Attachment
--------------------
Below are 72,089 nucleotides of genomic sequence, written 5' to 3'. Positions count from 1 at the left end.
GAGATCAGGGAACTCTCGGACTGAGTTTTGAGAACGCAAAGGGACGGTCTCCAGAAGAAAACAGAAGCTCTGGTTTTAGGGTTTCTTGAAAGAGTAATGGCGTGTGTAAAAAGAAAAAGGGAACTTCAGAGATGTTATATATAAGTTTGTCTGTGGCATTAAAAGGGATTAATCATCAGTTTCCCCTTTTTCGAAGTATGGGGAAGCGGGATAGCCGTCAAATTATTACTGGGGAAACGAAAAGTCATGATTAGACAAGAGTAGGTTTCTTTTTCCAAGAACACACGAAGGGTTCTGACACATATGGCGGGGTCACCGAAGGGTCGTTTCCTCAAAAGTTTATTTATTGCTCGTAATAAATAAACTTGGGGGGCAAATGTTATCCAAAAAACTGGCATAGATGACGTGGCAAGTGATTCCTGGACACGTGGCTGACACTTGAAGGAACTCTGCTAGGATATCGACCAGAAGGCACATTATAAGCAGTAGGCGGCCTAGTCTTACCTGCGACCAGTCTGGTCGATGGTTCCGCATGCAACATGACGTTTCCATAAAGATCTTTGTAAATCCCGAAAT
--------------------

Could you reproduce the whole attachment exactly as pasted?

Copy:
Below are 72,089 nucleotides of genomic sequence, written 5' to 3'. Positions count from 1 at the left end.
GAGATCAGGGAACTCTCGGACTGAGTTTTGAGAACGCAAAGGGACGGTCTCCAGAAGAAAACAGAAGCTCTGGTTTTAGGGTTTCTTGAAAGAGTAATGGCGTGTGTAAAAAGAAAAAGGGAACTTCAGAGATGTTATATATAAGTTTGTCTGTGGCATTAAAAGGGATTAATCATCAGTTTCCCCTTTTTCGAAGTATGGGGAAGCGGGATAGCCGTCAAATTATTACTGGGGAAACGAAAAGTCATGATTAGACAAGAGTAGGTTTCTTTTTCCAAGAACACACGAAGGGTTCTGACACATATGGCGGGGTCACCGAAGGGTCGTTTCCTCAAAAGTTTATTTATTGCTCGTAATAAATAAACTTGGGGGGCAAATGTTATCCAAAAAACTGGCATAGATGACGTGGCAAGTGATTCCTGGACACGTGGCTGACACTTGAAGGAACTCTGCTAGGATATCGACCAGAAGGCACATTATAAGCAGTAGGCGGCCTAGTCTTACCTGCGACCAGTCTGGTCGATGGTTCCGCATGCAACATGACGTTTCCATAAAGATCTTTGTAAATCCCGAAAT